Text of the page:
Ramy Essam: The Singer Of The Egyptian Revolution

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Ramy Essam performs his anti-Mubarak protest song "Leave" in Tahrir Square.

When we met Ramy Essam, the singer of the Egyptian revolution was lying face down on the same twin bed he slept in as a child.

Musician Ramy Essam, 23, says he was tortured while under the custody of the Egyptian military after being rounded up with several other protesters in Tahrir Square on March 9. i i

Musician Ramy Essam, 23, says he was tortured while under the custody of the Egyptian military after being rounded up with several other protesters in Tahrir Square on March 9. Steve Inskeep/NPR hide caption

itoggle caption Steve Inskeep/NPR
Musician Ramy Essam, 23, says he was tortured while under the custody of the Egyptian military after being rounded up with several other protesters in Tahrir Square on March 9.

Musician Ramy Essam, 23, says he was tortured while under the custody of the Egyptian military after being rounded up with several other protesters in Tahrir Square on March 9.

Steve Inskeep/NPR

His shirt was off, and the blanket was pulled down halfway.

He didn't want anything touching the red gashes and welts all over his back.

Essam was a little-known young guitarist until he gained fame by putting his fellow Egyptians' protest chants to music.

He performed one of those songs, called "Leave," about former President Hosni Mubarak, on stage at Tahrir Square with thousands singing along, and video of the show became a hit on YouTube.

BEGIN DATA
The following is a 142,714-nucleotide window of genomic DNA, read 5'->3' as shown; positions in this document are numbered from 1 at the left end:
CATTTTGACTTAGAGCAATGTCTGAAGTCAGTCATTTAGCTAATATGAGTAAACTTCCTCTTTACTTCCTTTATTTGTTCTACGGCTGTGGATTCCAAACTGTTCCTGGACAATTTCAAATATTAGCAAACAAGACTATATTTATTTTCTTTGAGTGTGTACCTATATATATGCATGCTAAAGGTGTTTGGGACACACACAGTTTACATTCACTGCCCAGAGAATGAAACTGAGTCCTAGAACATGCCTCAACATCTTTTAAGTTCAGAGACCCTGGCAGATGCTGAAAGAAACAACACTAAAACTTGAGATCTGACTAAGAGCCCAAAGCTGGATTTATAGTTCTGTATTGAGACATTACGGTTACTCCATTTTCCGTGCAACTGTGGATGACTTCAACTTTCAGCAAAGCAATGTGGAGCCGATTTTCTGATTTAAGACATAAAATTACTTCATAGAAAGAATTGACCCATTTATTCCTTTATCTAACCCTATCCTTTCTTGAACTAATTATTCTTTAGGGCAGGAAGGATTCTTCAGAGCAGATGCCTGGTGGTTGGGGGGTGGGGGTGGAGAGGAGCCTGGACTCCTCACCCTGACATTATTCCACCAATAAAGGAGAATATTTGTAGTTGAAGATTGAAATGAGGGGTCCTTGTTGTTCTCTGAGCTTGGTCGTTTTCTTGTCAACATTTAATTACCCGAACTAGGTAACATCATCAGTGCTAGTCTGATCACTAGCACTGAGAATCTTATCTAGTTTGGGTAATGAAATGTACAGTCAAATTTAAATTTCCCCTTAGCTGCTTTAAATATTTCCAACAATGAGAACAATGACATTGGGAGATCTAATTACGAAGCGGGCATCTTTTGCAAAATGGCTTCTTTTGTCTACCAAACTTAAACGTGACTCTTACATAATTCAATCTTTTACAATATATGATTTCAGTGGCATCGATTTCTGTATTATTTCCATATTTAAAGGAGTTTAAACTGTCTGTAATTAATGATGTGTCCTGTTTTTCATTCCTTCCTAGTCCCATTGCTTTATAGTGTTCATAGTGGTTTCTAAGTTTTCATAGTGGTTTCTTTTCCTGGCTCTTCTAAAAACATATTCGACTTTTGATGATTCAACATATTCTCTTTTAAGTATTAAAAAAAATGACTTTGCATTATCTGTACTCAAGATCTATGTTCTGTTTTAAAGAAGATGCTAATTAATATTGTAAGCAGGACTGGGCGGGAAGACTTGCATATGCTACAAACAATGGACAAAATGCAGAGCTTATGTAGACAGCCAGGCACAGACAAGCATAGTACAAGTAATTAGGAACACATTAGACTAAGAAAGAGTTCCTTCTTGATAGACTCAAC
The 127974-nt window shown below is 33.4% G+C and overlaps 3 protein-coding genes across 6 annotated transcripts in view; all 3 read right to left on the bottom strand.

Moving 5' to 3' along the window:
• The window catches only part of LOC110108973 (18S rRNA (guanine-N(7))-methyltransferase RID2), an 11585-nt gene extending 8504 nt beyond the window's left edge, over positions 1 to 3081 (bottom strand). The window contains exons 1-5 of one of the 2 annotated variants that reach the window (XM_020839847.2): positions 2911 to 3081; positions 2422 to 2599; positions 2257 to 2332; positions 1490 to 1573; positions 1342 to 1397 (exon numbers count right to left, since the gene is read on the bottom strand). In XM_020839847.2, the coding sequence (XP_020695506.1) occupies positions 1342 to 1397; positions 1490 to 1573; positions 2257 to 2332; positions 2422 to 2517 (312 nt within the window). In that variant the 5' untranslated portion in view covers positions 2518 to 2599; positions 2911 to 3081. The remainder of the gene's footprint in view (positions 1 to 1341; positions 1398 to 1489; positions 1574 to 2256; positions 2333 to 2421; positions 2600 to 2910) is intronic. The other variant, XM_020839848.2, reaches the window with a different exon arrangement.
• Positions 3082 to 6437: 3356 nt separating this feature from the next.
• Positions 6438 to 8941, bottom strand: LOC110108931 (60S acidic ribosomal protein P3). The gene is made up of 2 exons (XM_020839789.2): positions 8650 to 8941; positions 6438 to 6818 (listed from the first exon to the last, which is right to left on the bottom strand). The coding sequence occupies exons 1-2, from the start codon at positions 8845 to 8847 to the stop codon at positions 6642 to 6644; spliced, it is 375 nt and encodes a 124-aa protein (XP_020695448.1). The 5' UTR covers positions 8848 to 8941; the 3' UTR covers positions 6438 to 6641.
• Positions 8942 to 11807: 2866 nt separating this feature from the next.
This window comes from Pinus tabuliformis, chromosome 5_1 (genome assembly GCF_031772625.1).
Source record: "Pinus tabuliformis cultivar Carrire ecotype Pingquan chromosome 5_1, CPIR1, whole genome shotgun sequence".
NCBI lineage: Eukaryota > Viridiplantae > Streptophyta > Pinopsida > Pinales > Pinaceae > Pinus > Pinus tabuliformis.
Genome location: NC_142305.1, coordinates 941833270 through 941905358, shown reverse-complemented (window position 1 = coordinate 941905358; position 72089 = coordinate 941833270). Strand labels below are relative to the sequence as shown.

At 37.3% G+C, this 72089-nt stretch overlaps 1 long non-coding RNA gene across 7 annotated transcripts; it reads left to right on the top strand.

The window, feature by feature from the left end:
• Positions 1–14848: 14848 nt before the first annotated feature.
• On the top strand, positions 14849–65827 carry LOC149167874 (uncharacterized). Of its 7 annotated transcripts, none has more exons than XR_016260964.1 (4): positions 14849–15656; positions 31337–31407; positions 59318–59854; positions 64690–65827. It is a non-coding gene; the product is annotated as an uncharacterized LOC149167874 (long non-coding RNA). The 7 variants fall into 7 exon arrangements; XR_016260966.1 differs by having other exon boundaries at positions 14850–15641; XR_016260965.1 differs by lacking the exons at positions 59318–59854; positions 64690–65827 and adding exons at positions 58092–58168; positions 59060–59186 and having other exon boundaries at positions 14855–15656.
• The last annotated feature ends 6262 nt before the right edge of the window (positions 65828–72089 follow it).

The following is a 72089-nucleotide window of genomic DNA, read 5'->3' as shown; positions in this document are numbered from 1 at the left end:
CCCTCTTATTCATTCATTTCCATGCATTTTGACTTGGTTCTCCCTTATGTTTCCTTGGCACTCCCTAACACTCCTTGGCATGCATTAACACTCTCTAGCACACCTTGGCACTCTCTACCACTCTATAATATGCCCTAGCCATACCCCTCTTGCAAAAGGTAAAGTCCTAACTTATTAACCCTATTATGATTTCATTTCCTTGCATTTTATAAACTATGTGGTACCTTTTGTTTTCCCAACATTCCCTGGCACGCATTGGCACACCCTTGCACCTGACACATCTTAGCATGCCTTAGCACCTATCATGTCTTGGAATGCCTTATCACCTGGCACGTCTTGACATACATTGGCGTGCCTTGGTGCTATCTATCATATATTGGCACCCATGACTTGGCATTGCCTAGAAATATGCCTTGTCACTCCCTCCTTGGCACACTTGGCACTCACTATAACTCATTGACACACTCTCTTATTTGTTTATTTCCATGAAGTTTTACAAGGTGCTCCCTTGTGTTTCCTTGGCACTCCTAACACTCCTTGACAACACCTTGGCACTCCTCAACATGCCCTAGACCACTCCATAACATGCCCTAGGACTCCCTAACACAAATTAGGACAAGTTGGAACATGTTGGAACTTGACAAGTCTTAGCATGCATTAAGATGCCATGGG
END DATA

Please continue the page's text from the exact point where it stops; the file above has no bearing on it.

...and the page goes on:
But his celebrity did not protect him when, after playing a concert in Cairo six days ago, he stopped by Tahrir Square.

Without warning, the army stormed the square, ripping down tents and arresting more than 100 people, including Essam.

He says men in army uniforms dragged him to the Egyptian National Museum, which had become a security headquarters.

He says the men took him to a courtyard, stripped him to his shorts, and beat him.

An interpreter rendering Essam's Arabic into English says, "there was a soldier who jumped up in the air and (came) down on his head."

Essam, also through the interpreter, says the men beat him with a stick and a metal rod, and applied electricity "all over his body."

By the time the army released him, he could barely walk.

Essam's mother, Iman El-Minshawi, says she was terrified at first that her son was taking such an active role in the revolution, but now thinks of him as a hero. i i

Essam's mother, Iman El-Minshawi, says she was terrified at first that her son was taking such an active role in the revolution, but now thinks of him as a hero. Steve Inskeep/NPR hide caption

itoggle caption Steve Inskeep/NPR
Essam's mother, Iman El-Minshawi, says she was terrified at first that her son was taking such an active role in the revolution, but now thinks of him as a hero.

Essam's mother, Iman El-Minshawi, says she was terrified at first that her son was taking such an active role in the revolution, but now thinks of him as a hero.

Steve Inskeep/NPR

But even as he recuperates from his injuries, Essam refuses to condemn the army as a whole.

He says he still believes that there are honest people who will investigate what happened.

As Essam speaks with us, the family apartment is filled with friends, smoking cigarettes and waiting to help if needed.

His mother is in the kitchen, cooking a huge pot of macaroni.

Visitors smile when Ramy and his brother Shady recall how their mother feared for them when they joined the revolution.

"In the beginning she was very afraid," they say through the interpreter. "She said I will come after you. But after that we have said again and again, we are okay, mother. You have borne men, not just young people, and we can do it."

We ask if, when he got hurt, his mother said, "I told you so."

They laugh and say yes. Even in pain, Ramy Essam smiles.

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